By Susan Karwoska
One of the many things the Covid pandemic has made clear is that real life can be as strange and surprising as anything we can read or imagine. For too many, of course, this time has brought grief and suffering, but even for those who have been spared this, the pandemic has changed the day-to-day rhythms of our lives in ways large and small. Who would have thought, two long years ago, that students all over the country would have to start going to school from home, seeing their teachers and classmates only as faces on their computer screens? Who would have predicted that face masks would become an ordinary part of our daily attire?
In her poem “The Year of Yellow Butterflies,” a surreal gambol through a world both familiar and strange, Joanna Fuhrman captures something of what it feels like to live through a time such as this. I had been searching for poems that might speak to my 3rd, 4th, and 5th grade students about what the pandemic has done to their world, and perhaps offer them a way to think about it and a language to describe it. “The Year of Yellow Butterflies” proved to be the perfect choice.
The poem is composed of twenty-one sections, each of which starts with the phrase, It was the year when… followed by a poetic riff that uses the familiar as a launch pad for Fuhrman’s flights of surreal invention. I bring in a selection of lines from the poem that I think will speak to my students (for older students I would recommend bringing in one or two whole sections of the poem) and ask for volunteers to read them aloud.
“The Year of Yellow Butterflies”
By Joanna Fuhrman
It was the year all the clouds resembled noses. *** It was the year people liked to make up words. My mother coined the word for “blinking underwater,” and I coined the word for “sobbing with a cold.” *** It was the year it was trendy to wear wool socks on your arms, but only if your arms were skinny and pale. My arms were neither skinny nor pale, but I wore arm socks anyway. *** It was the year everyone decorated the outside of their houses to look like the inside, and the inside to look like the outside. … Once I crashed into a friend’s wall because I thought it was the sky. *** It was the year all the young men wanted to be ghosts. … When the department store ran out of sheets, men started wearing white plastic garbage bags or deconstructed futon covers. *** It was the year it rained so much the rich turned their apartment buildings into sky arks, and the rest of us learned how to brew moonshine out of rainwater.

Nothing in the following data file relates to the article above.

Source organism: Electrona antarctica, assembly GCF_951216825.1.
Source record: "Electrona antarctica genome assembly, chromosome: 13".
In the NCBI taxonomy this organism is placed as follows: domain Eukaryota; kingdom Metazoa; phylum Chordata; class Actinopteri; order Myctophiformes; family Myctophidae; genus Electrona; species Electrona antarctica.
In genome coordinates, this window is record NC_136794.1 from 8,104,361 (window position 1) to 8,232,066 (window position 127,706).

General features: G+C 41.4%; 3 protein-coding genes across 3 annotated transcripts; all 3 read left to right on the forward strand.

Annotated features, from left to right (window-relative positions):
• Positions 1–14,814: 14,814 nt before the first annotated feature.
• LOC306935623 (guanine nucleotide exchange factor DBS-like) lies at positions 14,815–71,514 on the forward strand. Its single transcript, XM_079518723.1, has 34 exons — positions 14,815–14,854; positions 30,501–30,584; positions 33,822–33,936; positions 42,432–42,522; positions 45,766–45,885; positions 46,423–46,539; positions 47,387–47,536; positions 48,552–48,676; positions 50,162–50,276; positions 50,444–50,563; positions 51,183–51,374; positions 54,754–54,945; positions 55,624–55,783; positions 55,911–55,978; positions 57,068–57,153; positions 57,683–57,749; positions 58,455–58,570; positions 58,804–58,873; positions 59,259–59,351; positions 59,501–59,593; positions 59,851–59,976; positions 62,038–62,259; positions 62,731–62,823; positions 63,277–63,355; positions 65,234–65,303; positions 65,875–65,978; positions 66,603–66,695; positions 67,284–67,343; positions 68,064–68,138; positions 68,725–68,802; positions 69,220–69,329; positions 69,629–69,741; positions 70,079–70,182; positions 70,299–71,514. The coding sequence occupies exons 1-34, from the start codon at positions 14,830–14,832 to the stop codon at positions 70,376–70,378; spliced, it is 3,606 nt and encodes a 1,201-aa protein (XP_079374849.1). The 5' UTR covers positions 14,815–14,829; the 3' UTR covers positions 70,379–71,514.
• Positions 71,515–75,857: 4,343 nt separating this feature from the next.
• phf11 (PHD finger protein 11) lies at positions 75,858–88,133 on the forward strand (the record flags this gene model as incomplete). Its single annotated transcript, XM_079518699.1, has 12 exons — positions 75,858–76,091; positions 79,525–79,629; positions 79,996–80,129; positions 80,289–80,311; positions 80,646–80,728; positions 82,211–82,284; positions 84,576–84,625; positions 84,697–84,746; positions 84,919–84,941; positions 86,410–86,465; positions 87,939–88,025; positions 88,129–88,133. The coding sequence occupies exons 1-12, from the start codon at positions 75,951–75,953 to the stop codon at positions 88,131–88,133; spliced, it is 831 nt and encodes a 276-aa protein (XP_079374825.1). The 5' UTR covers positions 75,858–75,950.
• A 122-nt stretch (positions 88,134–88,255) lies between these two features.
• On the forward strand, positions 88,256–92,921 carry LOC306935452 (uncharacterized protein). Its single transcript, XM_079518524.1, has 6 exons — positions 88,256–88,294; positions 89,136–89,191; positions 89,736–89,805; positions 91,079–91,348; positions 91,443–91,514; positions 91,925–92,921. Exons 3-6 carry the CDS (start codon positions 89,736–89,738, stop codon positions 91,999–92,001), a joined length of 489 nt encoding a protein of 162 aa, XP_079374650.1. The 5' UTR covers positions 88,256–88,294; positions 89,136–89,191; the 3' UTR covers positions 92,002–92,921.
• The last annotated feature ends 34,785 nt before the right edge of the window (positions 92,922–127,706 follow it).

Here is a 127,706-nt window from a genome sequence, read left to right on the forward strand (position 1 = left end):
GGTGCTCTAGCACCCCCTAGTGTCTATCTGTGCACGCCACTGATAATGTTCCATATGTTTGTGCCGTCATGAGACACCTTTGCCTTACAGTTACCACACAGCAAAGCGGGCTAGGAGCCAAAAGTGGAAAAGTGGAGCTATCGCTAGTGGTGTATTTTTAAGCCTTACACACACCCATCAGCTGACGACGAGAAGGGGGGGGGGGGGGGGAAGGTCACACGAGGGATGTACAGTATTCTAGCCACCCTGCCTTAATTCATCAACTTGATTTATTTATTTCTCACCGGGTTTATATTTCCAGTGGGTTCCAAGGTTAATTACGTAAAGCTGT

There are some laughs and, at first, some puzzlement about what is happening in the poem. It’s easy for the students to locate themselves in the ordinary details of the lines: the weather and the houses being redecorated and the odd trends that sound vaguely familiar to any grade school student (Wearing socks on your arms! Dressing like ghosts!) But things get weird pretty quickly. Noses that look like clouds? People turning their apartments into arks? And a wall that looks like the sky? What’s going on here?
I ask my students why they think the poet might be, as they put it, ‘making things up.’ They like the “silliness” they see in the poem but aren’t sure why the poem takes this direction. I ask them if they’ve ever exaggerated when they are telling a story, and see a flurry of hands raised. They tell me about dogs as big as houses. Car trips that took “forever.” We talk about how sometimes the only way to describe something strange or larger than life so that it feels true is to exaggerate or reinvent the details. We look at the poem again and I ask them to point out where the poet draws on something familiar from life and where she takes the poem into a place that is new and strange.
When it is time for them to write, I invite the students to think about the changes the pandemic has brought to their day-to-day world and to create poems that, like Fuhrman’s, mix up true and made-up statements about these times.
To start, I ask them to begin each line with “It was the year that…” and alternate between “true” statements and statements that are made up. (Once they get the hang of this, many of them shake up this back-and-forth a bit as they start to have fun with it.)
Before they begin writing their own poems we write one together as a class so they can get a feel for the rhythm and the playfulness. My fifth-grade class comes up with these lines (which some of them like so much they later incorporate them into their own poems):
The Year 2020 It was the year we saw our friends mostly on screens. It was the year trees and flowers invaded buildings. It was the year everyone had to stay six feet apart. It was the year when people could touch the stars. It was the year that boats became hospitals because the hospitals were full. It was the year that aliens roasted marshmallows with us. It was the year when we had to take our vacations in our houses. It was the year when cars started flying by themselves. It was the year when movie theatres all closed down. It was the year that you were only allowed to talk backwards according to the law. It was the year where the feelings of people drifted away.
When we are finished I read their poem to them. They are pleased and delighted with it, especially when I point out that in their lines about these strange pandemic times, it’s not always easy to tell which things are made up and which are real. That lovely last line, for instance, which nicely captures both the reality and the unreality of these past two years.